Boeing (BA) shares powered higher Wednesday amid news that a key China carrier conducted test fights of the planemaker's troubled 737 MAX, suggesting it could return to service in the world's biggest aircraft market.
China Southern Airlines Co Ltd. flew a Boeing 737 MAX from its Guangzhou headquarters to the central China city of Nanyang yesterday, Reuters reported citing data from flight tracking group Varflight, before returning to the carrier's headquarters later that evening.
The flight could signal the return to service for the work-horse yet, which was delayed by the impact of an unrelated incident in March, when a Boeing-made 737-800 passenger jet operated by China's Eastern Airlines crashed and killed 132 passengers and crew members during a routine flight between Kunming to Guangzhou.
China's Civil Aviation Authority issued an "airworthiness directive" for the MAX on December 2 that provided instructions to airline operators as to what changes are required before the planes can be included in domestic fleet operations.
Last year, Boeing said China, the world's second-largest economy but the largest aircraft market, would likely need 8,700 new airplanes over the next two decades, a figure that translates to overall sales of around $1.47 trillion.
A further $1.8 trillion will likely be needed to service both its existing and future fleet additions over the next 20 years, Boeing said.
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Boeing shares were marked 7.42% higher in late-morning trading Wednesday to change hands at $131.23 each, a move that would nudge the stock into a one-month gain of 5.72%, compared to a 4.6% decline for the Dow Jones Industrial Average.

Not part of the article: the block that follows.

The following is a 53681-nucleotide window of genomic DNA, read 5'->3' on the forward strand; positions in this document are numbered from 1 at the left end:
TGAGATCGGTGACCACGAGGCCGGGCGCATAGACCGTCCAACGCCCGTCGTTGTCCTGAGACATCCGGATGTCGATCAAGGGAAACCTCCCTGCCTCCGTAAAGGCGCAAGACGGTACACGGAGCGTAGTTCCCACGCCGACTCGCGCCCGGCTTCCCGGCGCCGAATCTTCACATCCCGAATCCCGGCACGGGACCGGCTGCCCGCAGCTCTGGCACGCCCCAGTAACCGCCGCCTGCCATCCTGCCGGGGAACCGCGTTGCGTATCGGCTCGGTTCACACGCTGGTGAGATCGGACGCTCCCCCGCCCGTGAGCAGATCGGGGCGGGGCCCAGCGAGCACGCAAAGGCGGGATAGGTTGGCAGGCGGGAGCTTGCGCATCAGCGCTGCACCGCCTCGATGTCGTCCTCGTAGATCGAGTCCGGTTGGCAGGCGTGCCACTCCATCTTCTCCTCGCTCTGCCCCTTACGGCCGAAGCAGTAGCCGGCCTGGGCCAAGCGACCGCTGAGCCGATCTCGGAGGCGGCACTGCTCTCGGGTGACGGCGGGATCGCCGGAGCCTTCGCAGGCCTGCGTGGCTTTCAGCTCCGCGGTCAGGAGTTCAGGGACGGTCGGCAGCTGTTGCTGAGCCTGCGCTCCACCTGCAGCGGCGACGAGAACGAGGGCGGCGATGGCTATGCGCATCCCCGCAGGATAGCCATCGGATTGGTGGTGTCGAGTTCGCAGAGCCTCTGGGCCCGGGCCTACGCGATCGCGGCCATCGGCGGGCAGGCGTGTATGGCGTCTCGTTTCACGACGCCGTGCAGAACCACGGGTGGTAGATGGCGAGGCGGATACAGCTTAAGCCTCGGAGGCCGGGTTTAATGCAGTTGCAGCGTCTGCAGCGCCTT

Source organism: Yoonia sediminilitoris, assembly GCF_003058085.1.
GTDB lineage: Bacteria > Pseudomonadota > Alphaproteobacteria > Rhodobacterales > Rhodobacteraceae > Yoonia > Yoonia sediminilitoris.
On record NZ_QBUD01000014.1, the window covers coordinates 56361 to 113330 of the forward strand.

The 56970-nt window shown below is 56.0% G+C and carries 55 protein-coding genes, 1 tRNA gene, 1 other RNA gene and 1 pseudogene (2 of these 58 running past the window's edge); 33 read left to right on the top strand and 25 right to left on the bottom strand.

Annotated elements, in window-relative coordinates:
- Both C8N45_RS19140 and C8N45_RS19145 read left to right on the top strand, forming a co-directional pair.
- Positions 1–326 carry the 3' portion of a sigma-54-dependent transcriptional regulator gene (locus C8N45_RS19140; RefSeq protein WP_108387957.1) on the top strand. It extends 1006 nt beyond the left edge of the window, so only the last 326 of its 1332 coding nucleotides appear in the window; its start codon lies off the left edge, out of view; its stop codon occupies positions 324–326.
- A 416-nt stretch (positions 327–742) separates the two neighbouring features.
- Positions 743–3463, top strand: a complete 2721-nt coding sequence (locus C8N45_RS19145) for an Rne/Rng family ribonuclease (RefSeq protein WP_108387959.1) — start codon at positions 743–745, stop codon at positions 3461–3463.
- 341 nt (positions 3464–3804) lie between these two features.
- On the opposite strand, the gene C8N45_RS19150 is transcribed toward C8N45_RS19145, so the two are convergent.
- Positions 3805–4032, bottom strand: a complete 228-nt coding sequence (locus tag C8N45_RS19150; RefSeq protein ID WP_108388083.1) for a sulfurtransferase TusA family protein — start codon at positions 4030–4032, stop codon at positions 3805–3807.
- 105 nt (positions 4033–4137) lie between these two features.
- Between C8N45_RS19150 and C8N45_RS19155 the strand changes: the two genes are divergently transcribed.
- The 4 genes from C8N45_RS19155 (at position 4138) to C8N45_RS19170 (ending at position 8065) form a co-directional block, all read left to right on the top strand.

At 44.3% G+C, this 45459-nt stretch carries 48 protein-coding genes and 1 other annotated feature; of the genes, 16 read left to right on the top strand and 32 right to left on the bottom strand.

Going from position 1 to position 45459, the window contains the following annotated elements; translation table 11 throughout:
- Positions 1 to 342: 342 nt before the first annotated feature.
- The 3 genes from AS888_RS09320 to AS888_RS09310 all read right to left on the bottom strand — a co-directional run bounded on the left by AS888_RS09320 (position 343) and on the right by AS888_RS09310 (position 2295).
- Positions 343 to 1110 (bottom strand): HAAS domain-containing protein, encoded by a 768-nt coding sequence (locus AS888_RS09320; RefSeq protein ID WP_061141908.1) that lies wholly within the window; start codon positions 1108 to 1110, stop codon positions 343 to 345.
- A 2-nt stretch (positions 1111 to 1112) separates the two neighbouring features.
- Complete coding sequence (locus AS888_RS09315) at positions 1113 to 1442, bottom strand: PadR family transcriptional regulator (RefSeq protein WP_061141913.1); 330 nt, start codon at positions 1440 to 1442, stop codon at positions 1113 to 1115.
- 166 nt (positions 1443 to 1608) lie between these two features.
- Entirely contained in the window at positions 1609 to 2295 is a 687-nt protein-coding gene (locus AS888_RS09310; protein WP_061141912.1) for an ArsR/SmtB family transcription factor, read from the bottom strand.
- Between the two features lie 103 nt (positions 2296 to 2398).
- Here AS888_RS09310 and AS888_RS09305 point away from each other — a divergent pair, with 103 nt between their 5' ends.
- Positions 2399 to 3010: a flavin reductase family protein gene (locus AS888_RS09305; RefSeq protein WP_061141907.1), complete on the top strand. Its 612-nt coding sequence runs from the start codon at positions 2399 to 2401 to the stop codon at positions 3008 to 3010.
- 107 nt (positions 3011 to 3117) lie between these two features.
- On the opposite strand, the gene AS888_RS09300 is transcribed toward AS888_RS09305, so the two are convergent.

Boeing said yesterday that it delivered 29 737 MAX jets last month, with overall deliveries of 35 aircraft, as it prepares for crucial summer air shows in Paris and Berlin.
The planemaker's overall order backlog was pegged at 4,192 aircraft, Boeing said, up marginally from the same period last year.
CEO Dave Calhoun told reporters earlier this week during an event marking the planemaker's relocation to the suburbs of Washington, D.C. that "demand for airplanes is as robust as I’ve ever seen it'", adding “I think it will get more robust.”
Boeing posed an adjusted core loss for the three months ending in March of $2.75 per share, down from a loss of $1.53 per share over the same period last year but well outside the Street consensus forecast of a 25 cents per share loss.
Boeing took one-time charges of around $1.2 billion linked to the impact of its businesses in Russia as well as the Air Force One Presidential jet.
Group revenues, Boeing said, fell 8% from last year to $14 billion, a tally that also missed analysts' forecasts of a $16.02 billion tally. Free cash flow was estimated at -3.6 billion for the quarter, Boeing said, but the group reiterated its forecast to turn the figure positive in 2023.